I sat up in the dark and looked around and the lumpy outlines of sleeping children surrounding me. Half standing, I stepped over several sleeping forms before bumping my head on the roof as I made my way to the side of the hut where I’d left my shoes (cleats used by missionaries for navigating the almost impossibly slippery trails during the rainy season).
Slipping my feet into their cold and clammy depth (they rarely dry out in the damp weather), I stumbled a short distance from the hut and crouched next to a banana tree to answer the call of nature. As I proceeded with business, I began almost imperceptibly at first, to notice a strange crawling sensation on my legs. Almost at the same instant that I recognized what the crawling sensation was, they bit me in one accord: hundreds of karamiring (a sort of red fire-ant)!
I let out a squeak of pain into the darkness and frantically brushed my legs to try and rid myself of the clinging insects. Finishing what I was doing in great haste, I trotted back to the hut and quickly took off my shoes and began to rub my feet vigorously to remove the clinging ants. After several minutes of rubbing, I felt that they must be gone and settled down on my mat on the floor, wedge between two girls. Sleep wouldn’t come for several minutes as the few ants that I had missed made their presence known at various intervals!
After about the millionth time I rolled over trying to get comfortable, I opened my eyes and to my delight discovered it was morning! Enough of writhing on the floor in the dark pulling of biting ants! Thanking my hosts for the ‘lovely’ night on the floor of their hut, I prepared to leave. Gathering my things, I prepared to put on my shoes for my early morning hike home.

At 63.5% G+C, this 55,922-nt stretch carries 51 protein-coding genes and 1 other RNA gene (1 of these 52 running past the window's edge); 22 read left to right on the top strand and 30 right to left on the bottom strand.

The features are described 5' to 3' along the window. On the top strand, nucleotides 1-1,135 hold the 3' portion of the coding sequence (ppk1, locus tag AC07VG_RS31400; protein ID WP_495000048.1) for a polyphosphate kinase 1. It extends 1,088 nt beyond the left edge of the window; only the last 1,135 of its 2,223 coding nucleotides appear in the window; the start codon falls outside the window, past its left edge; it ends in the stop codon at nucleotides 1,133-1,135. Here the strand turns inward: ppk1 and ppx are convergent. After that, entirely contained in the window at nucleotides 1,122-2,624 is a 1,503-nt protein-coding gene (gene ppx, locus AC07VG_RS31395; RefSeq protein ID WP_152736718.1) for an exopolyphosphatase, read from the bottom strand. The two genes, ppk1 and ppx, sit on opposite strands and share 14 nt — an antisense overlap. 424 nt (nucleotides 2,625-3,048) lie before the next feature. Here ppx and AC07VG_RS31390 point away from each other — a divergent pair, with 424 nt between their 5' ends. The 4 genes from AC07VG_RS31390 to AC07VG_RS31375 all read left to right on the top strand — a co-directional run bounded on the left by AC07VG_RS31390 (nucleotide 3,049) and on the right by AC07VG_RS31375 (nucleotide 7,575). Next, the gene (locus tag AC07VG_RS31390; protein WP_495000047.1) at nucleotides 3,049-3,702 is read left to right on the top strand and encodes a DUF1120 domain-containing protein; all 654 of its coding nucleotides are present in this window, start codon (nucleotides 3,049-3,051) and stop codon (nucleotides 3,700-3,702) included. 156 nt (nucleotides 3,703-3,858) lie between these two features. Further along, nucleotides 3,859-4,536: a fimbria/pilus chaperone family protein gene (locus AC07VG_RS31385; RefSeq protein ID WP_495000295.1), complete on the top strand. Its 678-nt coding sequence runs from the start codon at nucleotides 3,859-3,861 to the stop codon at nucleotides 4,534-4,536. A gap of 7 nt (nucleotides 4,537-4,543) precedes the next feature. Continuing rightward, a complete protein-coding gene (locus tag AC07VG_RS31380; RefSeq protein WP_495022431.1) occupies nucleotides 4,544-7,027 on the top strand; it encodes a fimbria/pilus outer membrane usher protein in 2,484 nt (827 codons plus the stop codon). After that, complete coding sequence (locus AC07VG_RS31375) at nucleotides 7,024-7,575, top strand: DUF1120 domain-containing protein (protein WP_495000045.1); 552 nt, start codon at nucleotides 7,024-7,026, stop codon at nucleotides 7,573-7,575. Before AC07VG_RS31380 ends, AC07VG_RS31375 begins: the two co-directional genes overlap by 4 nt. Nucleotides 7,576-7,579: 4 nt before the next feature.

As I peered in the early morning light at my shoes, I noticed that the left one seemed to be moving – heaving and writhing. Grabbing my flashlight, I pointed it into the depths of the shoe and peered in after the flickering beam. Yikes! I yanked my foot back from the edge of the shoe and huddled on the edge of the hut. The shoe was full of fire ants – busy building a nest in the sole of my shoe!
Every moment of my night in the village had been eventful, I reflected as I hiked down the trail, holding one shoe at arm’s length and stepping precariously through the mud and rivulets of water with my unshod foot. Since it was impossible to wear that shoe until the ants were removed, it would have to wait for a bleach-water soak down at our house.
At the request of many of my small friends, I slept in their house in a village about 20 minutes away from ours by foot. Because they loved to sing, I took my guitar and we sang hymns in the darkness and smoke of their hut before settling down for the night. They excitedly lay down next to me, seeing who could sleep the closest to me…..I lay flat on my back, feeling like a hotdog in a bun. How claustrophobic those poor hotdogs must feel!
I thank the Lord for the chance to be able to experience the lives of these people and to be continually made more aware of the different lives we lead and the unity we can experience in Christ.